Dow, who pivoted from acting in his later years to become a noted and successful sculptor, was born April 13, 1945, in Hollywood, and initially set his sights on swimming and diving. He was a Junior Olympics diving champ before attending a casting call for the show that would be Leave It to Beaver.
Although Wally was, and would remain, his signature role, Dow continued acting after the series went off the air, appearing in other TV series including My Three Sons, Dr. Kildare and Mr. Novak. He left acting temporarily for several years in the late 1960s to serve in the National Guard. Later, he made appearances in episodic shows such as Adam-12, Knight Rider, Square Pegs and The Hardy Boys.
He reprised his most famous role in the 1980s update series The New Leave It to Beaver and wrote an episode of that series.
Like Mathers and other child actors of the age, Dow would face a challenge in breaking through the typecasting that forever pegged him as the wholesome, popular and good-natured Wally. Some of his subsequent appearances played off his well-known character: In 2003, for example, he showed up in the comedy Dickie Roberts: Former Child Star.
During the 1970s he supplemented his acting career with jobs in construction and would develop his skills in woodworking and homebuilding. He would settle into a life among an artistic community in the Santa Monica Mountains with his wife Lauren.
In his show business career, Dow eventually moved toward directing, beginning with a 1989 episode of The New Lassie. Other directing credits include Get a Life, Harry and the Hendersons, Coach, Babylon 5 — starring fellow former child star Billy Mumy — Crusade and Star Trek: Deep Space Nine.
In the early 2000s, Dow began to devote his energies full time to creating artworks, developing a style using burl wood found in the hills around his home to sculpt abstract designs that he would then bronze. He was one of three United States sculptors chosen for the 2008 Société Nationale des Beaux-Arts exhibition at the Louvre.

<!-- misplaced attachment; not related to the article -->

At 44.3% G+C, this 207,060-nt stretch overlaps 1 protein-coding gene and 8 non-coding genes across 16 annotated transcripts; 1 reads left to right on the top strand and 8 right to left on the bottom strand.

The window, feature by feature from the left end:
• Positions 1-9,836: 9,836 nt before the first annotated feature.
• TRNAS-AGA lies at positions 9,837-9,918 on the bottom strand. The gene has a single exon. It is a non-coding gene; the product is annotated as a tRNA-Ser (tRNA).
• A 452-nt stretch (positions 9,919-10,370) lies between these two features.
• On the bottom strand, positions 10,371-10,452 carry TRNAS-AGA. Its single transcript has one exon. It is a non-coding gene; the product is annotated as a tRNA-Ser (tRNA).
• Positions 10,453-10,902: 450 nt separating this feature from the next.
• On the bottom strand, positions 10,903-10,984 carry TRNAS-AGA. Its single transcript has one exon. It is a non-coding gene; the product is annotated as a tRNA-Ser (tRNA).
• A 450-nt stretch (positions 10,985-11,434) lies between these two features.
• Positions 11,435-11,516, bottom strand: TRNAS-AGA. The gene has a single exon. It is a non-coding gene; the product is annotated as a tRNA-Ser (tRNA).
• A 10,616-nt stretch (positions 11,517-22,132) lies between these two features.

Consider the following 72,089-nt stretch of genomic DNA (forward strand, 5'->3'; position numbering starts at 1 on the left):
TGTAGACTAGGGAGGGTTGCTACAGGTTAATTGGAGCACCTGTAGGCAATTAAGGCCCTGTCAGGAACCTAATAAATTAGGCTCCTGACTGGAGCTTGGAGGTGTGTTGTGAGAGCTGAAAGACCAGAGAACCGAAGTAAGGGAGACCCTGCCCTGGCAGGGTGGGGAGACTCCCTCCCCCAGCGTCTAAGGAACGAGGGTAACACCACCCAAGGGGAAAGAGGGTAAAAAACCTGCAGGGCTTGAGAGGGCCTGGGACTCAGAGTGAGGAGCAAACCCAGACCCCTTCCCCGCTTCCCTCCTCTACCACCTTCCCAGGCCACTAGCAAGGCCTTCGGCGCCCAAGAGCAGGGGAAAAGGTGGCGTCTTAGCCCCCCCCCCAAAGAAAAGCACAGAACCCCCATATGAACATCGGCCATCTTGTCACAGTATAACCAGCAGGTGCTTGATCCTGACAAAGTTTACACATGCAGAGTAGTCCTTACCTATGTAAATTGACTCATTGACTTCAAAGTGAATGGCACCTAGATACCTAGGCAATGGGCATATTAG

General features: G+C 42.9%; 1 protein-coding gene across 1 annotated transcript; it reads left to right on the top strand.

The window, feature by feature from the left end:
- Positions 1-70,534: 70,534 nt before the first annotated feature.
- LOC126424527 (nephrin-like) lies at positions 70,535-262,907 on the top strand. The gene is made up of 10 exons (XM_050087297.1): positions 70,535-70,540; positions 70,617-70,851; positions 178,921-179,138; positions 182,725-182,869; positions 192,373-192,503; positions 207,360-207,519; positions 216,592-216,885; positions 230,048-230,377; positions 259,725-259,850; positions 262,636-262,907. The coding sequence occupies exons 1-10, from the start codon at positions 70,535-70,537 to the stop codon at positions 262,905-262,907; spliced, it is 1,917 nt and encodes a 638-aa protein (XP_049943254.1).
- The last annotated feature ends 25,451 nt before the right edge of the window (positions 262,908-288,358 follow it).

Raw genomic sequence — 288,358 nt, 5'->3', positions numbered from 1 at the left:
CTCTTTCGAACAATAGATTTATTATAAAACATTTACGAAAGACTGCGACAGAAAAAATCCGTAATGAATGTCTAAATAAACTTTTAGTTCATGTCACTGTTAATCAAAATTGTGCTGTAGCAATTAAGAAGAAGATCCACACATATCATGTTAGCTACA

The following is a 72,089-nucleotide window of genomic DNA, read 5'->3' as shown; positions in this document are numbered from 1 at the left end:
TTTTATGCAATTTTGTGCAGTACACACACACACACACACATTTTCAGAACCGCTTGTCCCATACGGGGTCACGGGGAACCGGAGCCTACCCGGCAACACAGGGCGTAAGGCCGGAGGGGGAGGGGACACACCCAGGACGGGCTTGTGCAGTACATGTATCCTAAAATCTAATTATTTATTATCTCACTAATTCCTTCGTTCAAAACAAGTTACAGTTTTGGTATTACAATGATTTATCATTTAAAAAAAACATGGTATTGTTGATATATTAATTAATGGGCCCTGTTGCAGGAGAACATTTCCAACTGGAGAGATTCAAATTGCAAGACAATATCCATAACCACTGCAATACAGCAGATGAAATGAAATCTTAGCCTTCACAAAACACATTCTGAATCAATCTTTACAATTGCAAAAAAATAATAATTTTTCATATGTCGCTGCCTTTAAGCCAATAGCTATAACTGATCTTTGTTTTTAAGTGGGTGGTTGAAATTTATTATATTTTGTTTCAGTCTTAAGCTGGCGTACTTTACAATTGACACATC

“My goal,” he said, “from the time I was old enough to think about things was to live a creative life.”
Dow was an outspoken advocate for people suffering from depression, and chronicled his own struggles with the disease in a series of self-help videos.
In an appearance earlier this year on CBS Sunday Morning, Dow reflected on his bouts with clinical depression, saying, “Depression isn’t something you can say ‘cheer up’ about.” He said his early experience with the disease, while in his 20s, arose out of his conflicted feelings over his early fame.
“I think my anger stemmed from a lack of control in the Beaver show,” he said, “and also the fact that I was known for something I did when I was 12, a kid, and was now a person in his 20s who does things but was never recognized for anything I did. Anger, if its untreated, turns into depression. Anger turned inward.”
Dow is survived by is wife of 42 years Lauren Shulkind, son Christopher (from his first marriage to Carol Marlow), a brother and a granddaughter.
On Tuesday, Dow’s representatives mistakenly posted on Facebook that the actor had passed, attributing the confusion to the distraught state of his wife. “As we are sure you can understand, this has been a very trying time for her,” wrote Frank Bilotta and Renee James, who represented Dow in his career as a sculptor.